So for chapter one I feel like some of the interesting bits I took away from it are that
- True randomness looks very uniform because it maximizes allowed symmetry
- We tend to look at patterns and think “something planned this” because we’re used to complex things being made through intention
- The design space of evolution is more constrained than we often think simply by physical laws and their consequences
I get what Yaxu is saying about the book posing nature as something separate than human and I have a feeling we agree on why. I kinda want to play off of what he said though about live-coding and generative art as being opposites. I personally think of it as more being on a spectrum of intention and involvement since you can have projects that are more like a back and forth between algorithmic output and person in a way that isn’t quite as immediate as live coding and also isn’t “we let gpt-3 eat petabytes of text to produce vaguely human phrasing based on prompts”.
The first chapter also has what I think is an unfair dunk on complex systems theory, which opposes reductivist thinking because it’s trying to study emergent properties that by definition don’t show up until you’re dealing with aggregates as opposed to the operation of parts. In fact, I find that couple of sentences jabbing at complexity extra weird because a lot of the stuff that gets talked about later in the book are exactly the kinds of things you read in intro textbooks on complex systems, e.g. the slime molds?
Those complaints aside I think the overall point of the chapter is a good one: patterns come from symmetry breaking, symmetry breaking can be intentional or it can be consequential, and the book sets up to talk about the latter kind.
Thanks for this chapter.
I found 2 interesting new moments for me:
- first one is about fig. 1.12 and 1.13 about shell surfaces - previously I’ve seen them in the pages about Steven Wolfram’s automata rules - https://en.wikipedia.org/wiki/Rule_30 - and on one hand it’s funny that they have this automata-like pattern, but on the other never understood how could they be related to automata (my concern was that the automata is 1-dimensional and shell cone is 2-dimensional). But if the shell grows linearly according to generating curve in fig. 1.12, then it somehow now makes sense to me at least intuitively (but then we also probably need a continuous version of rule 30).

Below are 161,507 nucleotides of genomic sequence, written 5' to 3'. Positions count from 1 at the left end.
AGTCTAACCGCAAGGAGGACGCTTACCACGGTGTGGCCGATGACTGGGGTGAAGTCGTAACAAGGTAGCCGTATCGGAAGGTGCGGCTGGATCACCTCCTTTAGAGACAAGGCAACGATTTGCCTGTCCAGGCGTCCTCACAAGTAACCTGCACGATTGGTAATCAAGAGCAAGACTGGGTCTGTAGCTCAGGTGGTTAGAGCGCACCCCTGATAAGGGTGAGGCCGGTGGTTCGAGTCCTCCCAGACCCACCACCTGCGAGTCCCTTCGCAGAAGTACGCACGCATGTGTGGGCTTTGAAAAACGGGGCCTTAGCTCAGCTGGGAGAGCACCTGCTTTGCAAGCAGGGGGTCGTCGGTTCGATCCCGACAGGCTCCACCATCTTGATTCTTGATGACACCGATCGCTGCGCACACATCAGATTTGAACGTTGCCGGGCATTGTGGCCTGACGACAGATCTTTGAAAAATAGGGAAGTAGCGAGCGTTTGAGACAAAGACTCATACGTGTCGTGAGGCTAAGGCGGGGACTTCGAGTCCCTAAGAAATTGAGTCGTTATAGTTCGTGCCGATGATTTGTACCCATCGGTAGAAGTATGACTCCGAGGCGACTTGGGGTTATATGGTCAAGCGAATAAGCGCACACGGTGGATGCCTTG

- and also there was an interesting moment about difference between patterns and forms (illustrated with an example of ripples of sand).
I am also a very slow reader and I have no idea how people read so many books in a year when I haven’t finished a book in,… well, never mind that but it is good to know I’m not alone here…
Agreed w/ the discussion of nature vs human and it reminds me of these articles I came across discussing the establishing of the American national park system? And the ideal of “untouched nature” and the subsequent kicking Native Americans off of land to form parks partly in pursuit of this ideal but probably mostly because of racism but this is a topic for another time…
Yeah, I too liked the discussion of pattern and form and how pattern is through perceived (but not necessarily exact) repetition because that’s what I’m after with so many of my tunes and why I like working in live coding systems and not DAWs because with live coding systems you’re able to get repetition but program bits in that things don’t exactly repeat the same each time and play around with that and it makes the repetition slightly less monotonous and more “organic” feeling (although produced by machine!).